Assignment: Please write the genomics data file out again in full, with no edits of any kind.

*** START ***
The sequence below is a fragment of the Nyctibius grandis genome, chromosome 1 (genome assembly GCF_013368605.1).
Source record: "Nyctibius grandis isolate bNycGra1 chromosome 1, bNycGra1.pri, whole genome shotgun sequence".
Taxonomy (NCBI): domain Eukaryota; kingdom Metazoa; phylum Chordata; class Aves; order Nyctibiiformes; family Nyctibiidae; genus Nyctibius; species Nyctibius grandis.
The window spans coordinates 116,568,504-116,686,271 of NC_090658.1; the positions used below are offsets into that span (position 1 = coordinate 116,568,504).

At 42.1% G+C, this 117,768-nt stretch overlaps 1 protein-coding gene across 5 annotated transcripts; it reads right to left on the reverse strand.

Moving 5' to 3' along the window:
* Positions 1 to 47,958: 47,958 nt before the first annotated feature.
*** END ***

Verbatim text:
The sequence below is a fragment of the Nyctibius grandis genome, chromosome 1 (genome assembly GCF_013368605.1).
Source record: "Nyctibius grandis isolate bNycGra1 chromosome 1, bNycGra1.pri, whole genome shotgun sequence".
Taxonomy (NCBI): domain Eukaryota; kingdom Metazoa; phylum Chordata; class Aves; order Nyctibiiformes; family Nyctibiidae; genus Nyctibius; species Nyctibius grandis.
The window spans coordinates 116,568,504-116,686,271 of NC_090658.1; the positions used below are offsets into that span (position 1 = coordinate 116,568,504).

At 42.1% G+C, this 117,768-nt stretch overlaps 1 protein-coding gene across 5 annotated transcripts; it reads right to left on the reverse strand.

Moving 5' to 3' along the window:
* Positions 1 to 47,958: 47,958 nt before the first annotated feature.